Lately, I’ve been working on having a proper dark style preference in GNOME. It’s a frequently requested feature, but also hard to get right. elementary UX architect Cassidy James Blaede did a good write-up about this, please read it if you haven’t yet (or watch his GUADEC talk if you prefer a video).

That was more than two years ago. Since then, elementary OS has started shipping an elementary-specific implementation designed in a way that it could be standardized later without many changes. While I could introduce another preference in GNOME, it was a good excuse to standardize it instead.

How does it work?

The idea is more or less exactly same as what elementary OS is doing: there’s a system preference, a tri-state with values: no-preference, prefer-dark, prefer-light. All 3 are just hints — apps are free to follow or not follow them as appropriate. The no-preference and prefer-dark values are exposed in settings, while the prefer-light value is reserved for future use.

Style: default; dark. Preferred visual style for system components. Apps may also choose to follow this preference. Schedule: Disabled; Sunset to Sunrise; Manual. From: 20:00, To: 06:00
Style preferences in elementary OS 6.0

The new preference is defined in the settings portal as the org.freedesktop.appearance.color-scheme key.

xdg-desktop-portal-gnome already implements this key (in the main branch, not in 41), and there are work-in-progress elementary and KDE implementations.

This way it’s not tied to any particular desktop or toolkit — any application can access the settings portal via DBus and read the preference — so applications like Firefox have a canonical location to access the preference from instead of trying to guess it from GTK theme name. Being in the portal also means it’s accessible to Flatpak apps without opening any sandbox holes.

API

Manually accessing the portal is a bit tedious, and so we wrap it into an easy to use API. Here’s where things differ more from the original elementary preference.

elementary exposes the preference in Granite (right now it only works with the elementary preference, there’s a pull request to make it use the portal), and leaves everything else to apps, so using the API looks like this:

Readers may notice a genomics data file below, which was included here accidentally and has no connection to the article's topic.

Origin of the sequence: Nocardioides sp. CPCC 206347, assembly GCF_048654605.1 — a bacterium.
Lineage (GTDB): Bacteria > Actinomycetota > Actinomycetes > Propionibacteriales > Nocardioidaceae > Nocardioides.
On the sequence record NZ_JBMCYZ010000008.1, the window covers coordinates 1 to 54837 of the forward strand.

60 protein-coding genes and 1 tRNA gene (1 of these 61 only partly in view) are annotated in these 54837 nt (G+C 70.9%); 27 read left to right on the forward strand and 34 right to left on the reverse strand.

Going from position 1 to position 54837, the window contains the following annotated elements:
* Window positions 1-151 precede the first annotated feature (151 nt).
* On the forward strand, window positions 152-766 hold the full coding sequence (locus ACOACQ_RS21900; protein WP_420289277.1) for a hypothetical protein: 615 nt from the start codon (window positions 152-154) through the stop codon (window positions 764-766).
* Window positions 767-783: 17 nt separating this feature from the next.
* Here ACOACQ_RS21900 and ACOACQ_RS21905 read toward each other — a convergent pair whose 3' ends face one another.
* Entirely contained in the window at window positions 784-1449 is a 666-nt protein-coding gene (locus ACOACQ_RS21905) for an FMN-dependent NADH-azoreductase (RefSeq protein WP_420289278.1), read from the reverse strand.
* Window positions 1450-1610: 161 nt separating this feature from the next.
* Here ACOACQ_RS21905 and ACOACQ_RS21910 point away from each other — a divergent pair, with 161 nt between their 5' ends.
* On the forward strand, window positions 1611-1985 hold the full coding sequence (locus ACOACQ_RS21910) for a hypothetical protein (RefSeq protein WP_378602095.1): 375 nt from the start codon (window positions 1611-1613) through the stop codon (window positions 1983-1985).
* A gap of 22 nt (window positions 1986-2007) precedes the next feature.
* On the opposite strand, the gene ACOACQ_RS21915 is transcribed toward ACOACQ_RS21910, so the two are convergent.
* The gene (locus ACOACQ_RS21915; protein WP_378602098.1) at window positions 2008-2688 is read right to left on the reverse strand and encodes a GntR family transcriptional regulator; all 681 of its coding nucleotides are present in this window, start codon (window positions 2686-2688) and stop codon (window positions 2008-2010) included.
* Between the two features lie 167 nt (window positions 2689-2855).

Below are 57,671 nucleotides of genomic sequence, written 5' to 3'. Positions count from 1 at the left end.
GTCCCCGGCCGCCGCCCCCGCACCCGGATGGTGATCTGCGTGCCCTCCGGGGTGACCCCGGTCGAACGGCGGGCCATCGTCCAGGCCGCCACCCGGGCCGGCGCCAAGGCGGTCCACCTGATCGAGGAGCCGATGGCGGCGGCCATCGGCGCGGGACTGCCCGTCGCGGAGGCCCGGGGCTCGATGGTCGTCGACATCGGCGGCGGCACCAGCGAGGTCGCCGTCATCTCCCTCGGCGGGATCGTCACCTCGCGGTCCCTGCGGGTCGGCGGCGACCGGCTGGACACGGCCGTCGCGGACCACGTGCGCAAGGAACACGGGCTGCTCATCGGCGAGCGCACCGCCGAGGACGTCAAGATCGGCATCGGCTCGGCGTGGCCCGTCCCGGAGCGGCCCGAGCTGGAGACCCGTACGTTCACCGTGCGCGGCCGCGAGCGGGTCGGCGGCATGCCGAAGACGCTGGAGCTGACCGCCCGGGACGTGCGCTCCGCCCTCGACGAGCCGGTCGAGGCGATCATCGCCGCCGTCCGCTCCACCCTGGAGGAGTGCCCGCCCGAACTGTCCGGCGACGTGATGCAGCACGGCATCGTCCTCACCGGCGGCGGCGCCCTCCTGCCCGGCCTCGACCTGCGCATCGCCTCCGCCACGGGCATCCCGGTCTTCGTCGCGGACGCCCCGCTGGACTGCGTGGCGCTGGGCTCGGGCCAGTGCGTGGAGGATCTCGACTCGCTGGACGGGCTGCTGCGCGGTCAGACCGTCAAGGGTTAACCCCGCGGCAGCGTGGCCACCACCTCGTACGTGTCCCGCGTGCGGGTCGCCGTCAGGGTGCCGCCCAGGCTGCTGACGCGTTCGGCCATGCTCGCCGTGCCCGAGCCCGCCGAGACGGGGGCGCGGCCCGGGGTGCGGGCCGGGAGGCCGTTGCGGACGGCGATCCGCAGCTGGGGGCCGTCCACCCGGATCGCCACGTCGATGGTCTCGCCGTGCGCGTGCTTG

var gtk_settings = Gtk.Settings.get_default ();
var granite_settings = Granite.Settings.get_default ();

gtk_settings.gtk_application_prefer_dark_theme = (
    granite_settings.prefers_color_scheme == DARK
);

granite_settings.notify["prefers-color-scheme"].connect (() => {
    gtk_settings.gtk_application_prefer_dark_theme = (
        granite_settings.prefers_color_scheme == DARK
    );
});

It works, but that’s quite verbose, and most apps do either that or prefers_color_scheme != LIGHT, and maybe vary other parts of the UI such as GtkSourceView color schemes.

For GNOME the API is in libadwaita and libhandy, and is vaguely inspired by CSS. The equivalent Vala code using libhandy looks like this:

Hdy.StyleManager.get_default ().color_scheme = PREFER_LIGHT;

The other color schemes are FORCE_LIGHT, PREFER_DARK and FORCE_DARK, as follows:

system \ app force-light prefer-light prefer-dark force-dark
prefer-light light light light dark
default light light dark dark
prefer-dark light dark dark dark

There’s also a read-only boolean property dark that corresponds to whether the UI currently appears dark.

There are also properties to check if the system has a system-wide color scheme preference, to allow apps to keep their dark style switches when running on GNOME 41, but drop them for 42; and, somewhat unrelated, a property to check if the system is currently using high contrast mode instead of it being a theme.